The people of California and their representatives have been asked many times to impose a new tax on in-state oil production. Each time, the voters have answered with a loud, “No!” Why? Because imposing billions of dollars in new taxes on California oil production would increase gasoline prices, increase our dependence on foreign oil imports, decrease local revenues to schools and destroy thousands of jobs.
The current oil tax proposal was analyzed by Dr. Jose Alberro and Dr. William Hamm of the Law and Economics Consulting Group. Dr. Alberro is an international expert on petroleum and valuation who has consulted for the United Nations, the International Monetary Fund and the World Bank. Dr. Hamm served as California’s non-partisan legislative analyst, where he earned a nationwide reputation for objectivity, expertise and credibility on public policy issues.
Taxes Would Be Highest in the Nation
The report found that California’s oil production already is among the most heavily taxed in the country when comparing state and local taxes (property, sales, corporate income and severance taxes) assessed on a representative company. This proposed oil tax would make California’s combined taxes on petroleum the highest in the nation by far.
Reduced Local Supplies = More Imported Oil
Alberro and Hamm also found that imposing a new oil tax will reduce the supply of oil produced in California and will require increased imports of foreign oil. This is because a tax discourages the activity being taxed. In fact, these economists calculated that imposing this new oil tax will reduce the supply of oil produced in California between 54,706 and 80,306 barrels per day during the next 30 years. To offset the loss of in-state oil production, California’s dependency on oil imports would have to increase. The cost of such imports could top $1.3 billion a year.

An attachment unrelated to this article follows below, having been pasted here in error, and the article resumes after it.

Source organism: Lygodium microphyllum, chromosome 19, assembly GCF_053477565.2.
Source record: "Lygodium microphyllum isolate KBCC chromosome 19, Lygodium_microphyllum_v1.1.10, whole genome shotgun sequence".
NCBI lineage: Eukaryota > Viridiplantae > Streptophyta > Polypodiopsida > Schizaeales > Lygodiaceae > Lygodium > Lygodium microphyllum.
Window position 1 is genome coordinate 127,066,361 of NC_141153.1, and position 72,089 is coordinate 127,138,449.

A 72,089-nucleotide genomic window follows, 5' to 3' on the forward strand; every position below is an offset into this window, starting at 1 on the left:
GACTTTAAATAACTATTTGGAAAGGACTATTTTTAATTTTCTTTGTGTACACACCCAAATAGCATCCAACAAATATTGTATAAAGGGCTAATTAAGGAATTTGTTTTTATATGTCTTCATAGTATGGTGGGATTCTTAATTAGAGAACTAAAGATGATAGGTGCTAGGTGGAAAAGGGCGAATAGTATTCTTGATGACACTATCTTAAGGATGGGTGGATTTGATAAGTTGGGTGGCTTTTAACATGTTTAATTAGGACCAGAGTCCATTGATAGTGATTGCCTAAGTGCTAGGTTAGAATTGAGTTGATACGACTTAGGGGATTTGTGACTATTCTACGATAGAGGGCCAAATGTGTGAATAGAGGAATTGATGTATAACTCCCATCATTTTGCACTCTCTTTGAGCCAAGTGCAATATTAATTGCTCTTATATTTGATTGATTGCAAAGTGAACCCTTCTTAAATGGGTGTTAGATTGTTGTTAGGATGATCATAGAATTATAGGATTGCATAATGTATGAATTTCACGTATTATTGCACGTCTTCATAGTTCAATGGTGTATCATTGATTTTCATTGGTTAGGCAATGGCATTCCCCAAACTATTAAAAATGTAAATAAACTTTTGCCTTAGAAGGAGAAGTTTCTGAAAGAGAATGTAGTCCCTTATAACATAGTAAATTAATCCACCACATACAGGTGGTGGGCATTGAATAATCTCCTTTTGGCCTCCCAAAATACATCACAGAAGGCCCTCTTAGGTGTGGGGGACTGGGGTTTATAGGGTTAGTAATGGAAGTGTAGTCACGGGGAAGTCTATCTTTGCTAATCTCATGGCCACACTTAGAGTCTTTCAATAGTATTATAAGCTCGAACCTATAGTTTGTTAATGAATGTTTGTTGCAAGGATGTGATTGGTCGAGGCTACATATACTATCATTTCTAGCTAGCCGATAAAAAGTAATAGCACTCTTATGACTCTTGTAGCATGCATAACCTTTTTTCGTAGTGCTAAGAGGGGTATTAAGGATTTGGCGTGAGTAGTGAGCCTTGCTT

Higher Oil Tax Means Higher Gasoline Prices
Alberro and Hamm examined the relationship between this higher oil tax and gasoline prices. Their conclusion: Because the transportation, distribution, and refining cost of importing oil are greater than the corresponding costs associated with California oil production, consumers will pay higher gasoline prices as a result of the severance tax.
Thousands of California Jobs Would be Lost
More than 100,000 people in California are directly or indirectly employed in producing petroleum and natural gas. Reduced oil production would lead to the loss of many thousands of these jobs and the benefits – like health insurance – that those workers and their families depend on. These direct job losses would likely spread to companies and workers that depend on oil production. Additional jobs would be lost as families are forced to cut spending even more to offset higher gasoline prices caused by this tax. The Alberro/Hamm report estimates that nearly 10,000 jobs would be lost because of this oil tax.
Thousands of hard-working people already have lost jobs in this state due to the terrible economy. Does it really make sense to force thousands more workers who have good jobs with good benefits into unemployment lines?
Local Governments and Schools Lose Funds
Local governments in several counties will lose property tax revenues if a state oil tax is imposed, and most of this money would be lost by local schools. Kern County alone could expect to lose $12.7 million to $15.9 million every year.
Unwise Tax Policy
One of the most widely criticized flaws of the current system is that it relies on unstable revenue sources. Every driver is aware of the price volatility of oil. In fact, Alberro and Hamm found that because of the volatility of oil prices, revenues from the oil tax could vary up to 30 percent a year, thus worsening the instability of state revenues.
California is close to reaching 10 percent unemployment, businesses are closing their doors, and families are losing their homes. This is no time for a new oil tax that would increase gasoline prices, decrease local government funding for schools and destroy up to 10,000 good California jobs.